Amphibious War - US vs China

What if the US Marine Corps faced combat with China's PLA Marine Corps? Chinese force consists of two brigades in the South China Sea area, totaling 12,000 active-duty personnel.

With tensions in the South China Sea simmering — and getting hotter (the People’s Liberation Army Navy stole an American underwater drone) — the chances that America and China could come to blows are increasing. The fight could very likely be a naval-air fight, but there could also be the need for something not really seen since the Korean War: amphibious assaults.

The United States has the world’s preeminent military force in that capacity: The United States Marine Corps.

The People’s Republic of China turns to the People’s Liberation Army Navy Marine Corps for its needs in this area. These two forces are similar in that both have a mission to deploy by sea to carry out operations on land.

The Chinese force, though, consists of two brigades in the South China Sea area, totaling 12,000 active-duty personnel, according to GlobalSecurity.org. Calling up reserves could boost the force to 28,000.

That force is arguably outmatched by the USMC’s III Marine Expeditionary Force (MEF), based out of Okinawa. A typical MEF has over 50,000 Marines, and features both a division and an air wing.

061117-M-9827H-139 Zhanjiang, People's Republic of China (Nov. 16, 2006) - U.S. and Chinese Marines shoot the type-95 rifle at the PeopleÕs Liberation Army (Navy)(PLA (N)) 1st Marine Brigade in Zhanjiang, China. The range was one of the last events to take place as part of ÒMarine Day,Ó a day for U.S. and PLA (N) Marines to get together and learn from one another and build camaraderie with each other. U.S. Marine Corps photo by Lance Cpl. Jeremy J. Harper (RELEASED)

U.S. and Chinese Marines shoot the type-95 rifle in a joint training exercise. (U.S. Marine Corps photo by Lance Cpl. Jeremy J. Harper)

The Chinese Marines are equipped with armored vehicles, notably the Type 59 main battle tank and the Type 63A amphibious tank. The former is a knockoff of the Soviet T-55, carrying a 100mm gun.

The latter is an interesting design, equipped with a 105mm main gun, which holds 45 rounds, but capable of swimming to shore. China also has large stocks of Soviet-era PT-76 and indigenous Type 63 amphibious tanks in its inventory as well.

The Marines have the M1A1 Abrams tank, which is not amphibious. That said, this is a very tough tank that has deflected shells from more powerful tank guns from 400 yards. Against the Type 63A, it would easily survive a hit and then dispatch the tank that shot at it.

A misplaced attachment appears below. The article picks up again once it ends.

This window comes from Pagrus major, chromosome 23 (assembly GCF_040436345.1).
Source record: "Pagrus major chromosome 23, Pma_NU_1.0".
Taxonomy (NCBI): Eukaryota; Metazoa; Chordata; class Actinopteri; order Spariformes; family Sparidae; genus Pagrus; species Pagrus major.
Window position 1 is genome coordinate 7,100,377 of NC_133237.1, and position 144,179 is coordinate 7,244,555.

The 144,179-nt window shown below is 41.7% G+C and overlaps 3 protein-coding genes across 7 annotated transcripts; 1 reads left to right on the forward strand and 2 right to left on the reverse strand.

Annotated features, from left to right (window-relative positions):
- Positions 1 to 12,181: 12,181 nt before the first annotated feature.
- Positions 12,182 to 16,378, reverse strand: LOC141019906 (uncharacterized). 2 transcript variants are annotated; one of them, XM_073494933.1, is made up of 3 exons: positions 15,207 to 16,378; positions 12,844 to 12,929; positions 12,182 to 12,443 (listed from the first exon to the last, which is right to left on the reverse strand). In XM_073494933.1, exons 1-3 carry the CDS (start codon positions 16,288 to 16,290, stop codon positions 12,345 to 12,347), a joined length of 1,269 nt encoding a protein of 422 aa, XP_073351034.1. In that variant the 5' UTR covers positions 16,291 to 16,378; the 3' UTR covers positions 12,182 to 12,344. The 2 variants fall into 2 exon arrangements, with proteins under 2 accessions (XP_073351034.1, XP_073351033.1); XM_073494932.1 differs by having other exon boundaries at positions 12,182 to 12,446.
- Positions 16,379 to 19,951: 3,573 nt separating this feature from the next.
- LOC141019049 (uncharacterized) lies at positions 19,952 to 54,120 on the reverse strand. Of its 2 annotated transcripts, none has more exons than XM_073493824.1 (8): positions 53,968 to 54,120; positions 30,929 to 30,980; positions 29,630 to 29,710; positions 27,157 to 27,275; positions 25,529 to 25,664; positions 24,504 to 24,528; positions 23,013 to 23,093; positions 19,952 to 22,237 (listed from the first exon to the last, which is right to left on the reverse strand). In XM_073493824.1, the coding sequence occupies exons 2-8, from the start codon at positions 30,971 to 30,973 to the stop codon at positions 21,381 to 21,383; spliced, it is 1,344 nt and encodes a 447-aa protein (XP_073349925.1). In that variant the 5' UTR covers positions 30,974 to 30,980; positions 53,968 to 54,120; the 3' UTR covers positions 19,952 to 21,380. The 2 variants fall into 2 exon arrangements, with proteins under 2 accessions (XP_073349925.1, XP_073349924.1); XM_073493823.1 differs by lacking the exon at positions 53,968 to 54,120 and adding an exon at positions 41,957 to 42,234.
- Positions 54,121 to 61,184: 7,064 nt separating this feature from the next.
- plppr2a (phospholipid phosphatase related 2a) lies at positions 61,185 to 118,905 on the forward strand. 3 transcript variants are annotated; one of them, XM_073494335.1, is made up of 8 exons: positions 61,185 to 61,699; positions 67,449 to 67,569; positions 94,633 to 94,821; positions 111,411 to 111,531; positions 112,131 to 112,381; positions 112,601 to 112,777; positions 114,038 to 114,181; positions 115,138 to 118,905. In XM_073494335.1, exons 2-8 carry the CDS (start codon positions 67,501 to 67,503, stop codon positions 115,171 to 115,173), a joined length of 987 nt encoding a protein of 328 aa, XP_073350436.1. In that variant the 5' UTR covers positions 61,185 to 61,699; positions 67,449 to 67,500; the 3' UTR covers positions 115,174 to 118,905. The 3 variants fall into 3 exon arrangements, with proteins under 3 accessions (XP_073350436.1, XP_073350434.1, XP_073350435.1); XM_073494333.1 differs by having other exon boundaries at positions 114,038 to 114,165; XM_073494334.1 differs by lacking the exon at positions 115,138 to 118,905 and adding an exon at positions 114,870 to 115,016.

While the Type 63A can swim to a battlefield, it trades protection for that ability. The result is that its thin armor can be easily penetrated, and that is bad news for its crew.

Chinese Type 63A amphibious tank, complete with a 105mm main gun. (Photo from Wikimedia Commons)

Chinese Type 63A amphibious tank, complete with a 105mm main gun. (Photo from Wikimedia Commons)

The tank disparity is not all that would hamper the Chinese Marines. The People’s Liberation Army Navy did not see fit to provide the Chinese Marines with any organic aviation. III Marine Expeditionary Force has the 1st Marine Air Wing, a powerful force that includes a squadron of F/A-18D Hornets, KC-130J tankers, and AH-1Z attack helicopters. That does not include units that rotate in from the United States, including AV-8B Harriers and F/A-18C Hornets.

In short, the United States Marine Corps brings in over 240 years of tradition, as well as far greater manpower, resources and capabilities. At present, if the United States wants China off of its unsinkable aircraft carriers, the American leathernecks would, in all likelihood, succeed.

WATM contributor Harold Hutchison was consulting senior editor at Soldier of Fortune magazine and is the author of the novel Strike Group Reagan. He has also written for the Daily Caller, National Review, Patriot Post, Strategypage.com, and other national web sites.

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